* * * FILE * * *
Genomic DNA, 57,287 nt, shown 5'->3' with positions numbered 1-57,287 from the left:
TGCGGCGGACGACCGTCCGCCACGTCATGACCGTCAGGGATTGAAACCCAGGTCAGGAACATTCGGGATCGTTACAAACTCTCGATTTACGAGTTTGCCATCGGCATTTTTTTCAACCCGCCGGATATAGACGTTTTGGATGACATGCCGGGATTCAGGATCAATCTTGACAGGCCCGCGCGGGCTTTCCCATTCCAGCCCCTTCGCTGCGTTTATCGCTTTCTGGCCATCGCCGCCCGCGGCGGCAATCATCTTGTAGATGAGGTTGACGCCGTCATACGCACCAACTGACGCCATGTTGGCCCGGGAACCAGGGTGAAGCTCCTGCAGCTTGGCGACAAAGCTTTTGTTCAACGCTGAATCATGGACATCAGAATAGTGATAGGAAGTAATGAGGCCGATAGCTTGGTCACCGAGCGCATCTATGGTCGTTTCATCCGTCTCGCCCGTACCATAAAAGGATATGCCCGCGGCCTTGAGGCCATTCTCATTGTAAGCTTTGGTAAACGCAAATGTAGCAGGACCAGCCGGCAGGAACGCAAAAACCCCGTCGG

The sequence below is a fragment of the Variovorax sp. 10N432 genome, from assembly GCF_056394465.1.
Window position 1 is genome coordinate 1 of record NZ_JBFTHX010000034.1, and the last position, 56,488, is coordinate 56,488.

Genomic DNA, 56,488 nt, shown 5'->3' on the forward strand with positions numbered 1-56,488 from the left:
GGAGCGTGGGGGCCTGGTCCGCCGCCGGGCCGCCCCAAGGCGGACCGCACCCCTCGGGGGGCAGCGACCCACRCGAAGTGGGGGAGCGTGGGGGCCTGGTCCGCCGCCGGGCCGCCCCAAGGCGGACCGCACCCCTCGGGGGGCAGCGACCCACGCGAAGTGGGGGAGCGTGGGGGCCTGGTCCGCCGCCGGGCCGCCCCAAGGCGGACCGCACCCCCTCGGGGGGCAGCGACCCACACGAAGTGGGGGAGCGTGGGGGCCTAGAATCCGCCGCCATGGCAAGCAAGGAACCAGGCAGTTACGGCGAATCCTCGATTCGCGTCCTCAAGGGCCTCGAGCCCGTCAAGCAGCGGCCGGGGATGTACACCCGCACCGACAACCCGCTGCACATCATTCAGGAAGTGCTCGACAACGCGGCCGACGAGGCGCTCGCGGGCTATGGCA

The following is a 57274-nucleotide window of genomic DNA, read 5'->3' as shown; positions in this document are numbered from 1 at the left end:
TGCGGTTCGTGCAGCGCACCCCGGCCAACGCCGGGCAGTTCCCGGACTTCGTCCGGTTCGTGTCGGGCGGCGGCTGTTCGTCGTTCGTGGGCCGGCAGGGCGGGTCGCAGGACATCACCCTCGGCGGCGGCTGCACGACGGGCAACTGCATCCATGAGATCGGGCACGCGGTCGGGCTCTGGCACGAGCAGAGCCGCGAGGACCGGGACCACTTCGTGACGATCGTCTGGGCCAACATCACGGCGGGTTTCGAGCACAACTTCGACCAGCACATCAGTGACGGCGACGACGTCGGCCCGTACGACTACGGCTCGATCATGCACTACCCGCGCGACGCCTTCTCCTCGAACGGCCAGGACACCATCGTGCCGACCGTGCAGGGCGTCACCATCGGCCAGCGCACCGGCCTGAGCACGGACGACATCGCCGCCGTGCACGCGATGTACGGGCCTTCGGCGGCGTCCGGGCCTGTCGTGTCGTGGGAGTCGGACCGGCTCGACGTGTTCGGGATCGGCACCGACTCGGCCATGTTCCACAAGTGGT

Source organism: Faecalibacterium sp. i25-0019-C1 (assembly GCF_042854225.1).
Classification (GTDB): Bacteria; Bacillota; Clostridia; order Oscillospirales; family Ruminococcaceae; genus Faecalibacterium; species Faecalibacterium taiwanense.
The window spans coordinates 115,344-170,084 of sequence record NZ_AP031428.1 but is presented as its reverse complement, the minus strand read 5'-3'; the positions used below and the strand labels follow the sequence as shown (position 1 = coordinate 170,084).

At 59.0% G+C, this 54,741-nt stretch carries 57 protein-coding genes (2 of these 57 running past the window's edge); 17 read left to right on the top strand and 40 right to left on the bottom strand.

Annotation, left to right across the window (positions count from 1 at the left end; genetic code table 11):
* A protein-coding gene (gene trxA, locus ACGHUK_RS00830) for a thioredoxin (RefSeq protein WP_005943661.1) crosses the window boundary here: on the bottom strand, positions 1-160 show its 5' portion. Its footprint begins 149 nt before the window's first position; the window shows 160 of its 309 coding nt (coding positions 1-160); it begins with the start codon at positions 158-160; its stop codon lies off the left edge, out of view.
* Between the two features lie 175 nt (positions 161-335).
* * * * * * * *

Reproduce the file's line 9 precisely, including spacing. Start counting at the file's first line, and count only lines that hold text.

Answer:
Source organism: Faecalibacterium sp. i25-0019-C1 (assembly GCF_042854225.1).